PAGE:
? The examples above represent a swap of fixed-rate loan in $ to a fixed-
rate bond in €. The company can choose a floating-rate in either
currency. There are four types of currency swaps:
?
?
?
?
TGT pays € at a fixed rate and receives $ at a fixed rate (examples above)
TGT pays € at a fixed rate and receives $ at a floating rate
TGT pays € at a floating rate and receives $ at a floating rate
TGT pays € at a floating rate and receives $ at a fixed rate
? Reversing the flow, we obtain:
? TGT receives € at a fixed rate and pays $ at a fixed rate
? TGT receives € at a fixed rate and pays $ at a floating rate
? TGT receives € at a floating rate and pays $ at a floating rate
? TGT receives € at a floating rate and pays $ at a fixed rate
? Combining pairs from the 8 types above, we obtain,
? TGT pays $ at a floating rate and receives $ at a fixed rate
? TGT pays $ at a fixed
rate and receives $ at a floating rate
? TGT pays € at a floating rate and receives € at a fixed rate
? TGT pays € at a fixed rate and receives € at a floating rate
A swap in which both sets of payments are made in the same currency, is
called interest rate swap. See next.
? Of course, one can create them by combining two other swaps as shown above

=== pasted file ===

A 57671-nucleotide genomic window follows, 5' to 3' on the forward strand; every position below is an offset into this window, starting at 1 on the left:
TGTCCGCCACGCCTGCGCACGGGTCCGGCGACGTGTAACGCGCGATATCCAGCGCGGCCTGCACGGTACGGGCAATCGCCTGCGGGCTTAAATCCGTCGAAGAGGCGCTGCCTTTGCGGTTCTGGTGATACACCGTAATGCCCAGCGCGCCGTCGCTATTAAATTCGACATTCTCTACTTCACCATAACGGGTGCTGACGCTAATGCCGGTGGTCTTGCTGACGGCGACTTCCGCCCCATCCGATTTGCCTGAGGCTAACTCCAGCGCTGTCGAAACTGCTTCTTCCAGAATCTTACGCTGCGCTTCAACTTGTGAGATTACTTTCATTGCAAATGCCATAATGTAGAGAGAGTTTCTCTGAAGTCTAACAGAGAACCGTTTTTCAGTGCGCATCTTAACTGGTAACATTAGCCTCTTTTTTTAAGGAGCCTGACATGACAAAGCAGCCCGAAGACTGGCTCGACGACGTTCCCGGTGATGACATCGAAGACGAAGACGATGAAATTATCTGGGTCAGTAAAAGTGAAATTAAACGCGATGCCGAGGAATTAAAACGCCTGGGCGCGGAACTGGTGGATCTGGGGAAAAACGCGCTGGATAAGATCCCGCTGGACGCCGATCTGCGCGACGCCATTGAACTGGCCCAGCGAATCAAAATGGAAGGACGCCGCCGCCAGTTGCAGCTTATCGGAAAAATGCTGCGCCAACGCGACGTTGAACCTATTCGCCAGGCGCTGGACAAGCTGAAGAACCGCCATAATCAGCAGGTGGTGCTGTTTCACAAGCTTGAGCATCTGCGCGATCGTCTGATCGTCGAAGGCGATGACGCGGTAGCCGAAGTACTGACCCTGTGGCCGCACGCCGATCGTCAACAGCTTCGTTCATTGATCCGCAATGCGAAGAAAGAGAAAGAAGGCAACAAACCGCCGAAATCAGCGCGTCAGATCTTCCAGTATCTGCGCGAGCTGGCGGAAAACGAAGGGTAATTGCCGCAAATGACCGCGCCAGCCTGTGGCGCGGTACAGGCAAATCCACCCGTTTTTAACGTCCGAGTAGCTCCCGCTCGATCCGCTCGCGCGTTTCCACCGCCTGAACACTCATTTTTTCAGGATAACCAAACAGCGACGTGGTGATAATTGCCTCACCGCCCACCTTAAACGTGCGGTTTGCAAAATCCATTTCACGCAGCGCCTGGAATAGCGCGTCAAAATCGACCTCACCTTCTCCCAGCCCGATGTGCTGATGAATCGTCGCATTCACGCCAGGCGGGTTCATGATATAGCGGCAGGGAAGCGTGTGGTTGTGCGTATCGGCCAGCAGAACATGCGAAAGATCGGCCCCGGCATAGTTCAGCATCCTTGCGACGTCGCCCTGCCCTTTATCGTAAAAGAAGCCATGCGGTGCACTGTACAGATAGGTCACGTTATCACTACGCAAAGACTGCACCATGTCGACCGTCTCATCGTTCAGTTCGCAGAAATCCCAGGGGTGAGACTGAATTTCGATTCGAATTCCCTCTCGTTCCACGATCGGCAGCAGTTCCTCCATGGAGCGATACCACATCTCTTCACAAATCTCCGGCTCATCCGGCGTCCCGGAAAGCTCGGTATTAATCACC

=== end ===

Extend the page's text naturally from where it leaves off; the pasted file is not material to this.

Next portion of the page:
but no one would do that.
? Why? Because, they actually evolved into their own market that became much
bigger than the currency swap market.
? Two main types:
? Basic swap:
? The two parties pay floating rate
? Plain vanilla swap
? Interest rate swap in which one party pays fixed rate and the other pays floating rate
in the same currency ($ or €)
? Usually on the same notional principal
? The most common derivative
?
?
?
?
If the two parties pay fixed, it is a meaningless transaction.
There is no need to exchange principals at the beginning and at the end
Interest payments are almost always netted ? reduce credit risk
How to adjust interest rate payments for compounding:
? Monthly, quarterly, and semi-annual payments are made based on actual days counts or
on simplified 30,90, 180 day counts
? Payments are made based on 360 or 365 days per year
? Parties agree on how interest is computed.
? Example:
? GE borrowed $25 million for a year (from BOA = Bank 1)
? the rate is floating (LIBOR+0.25%)
? quarterly payments based on the day count of 90/360.
? GE fears a rise in LIBOR ? approaches JPM (Bank 2) for a swap so that:
? Pays at fixed rate (6.2%)
? Receives floating (LIBOR+0%)
? quarterly payments based on the day count of 90/365 for the payment due and
90/360 for the received payment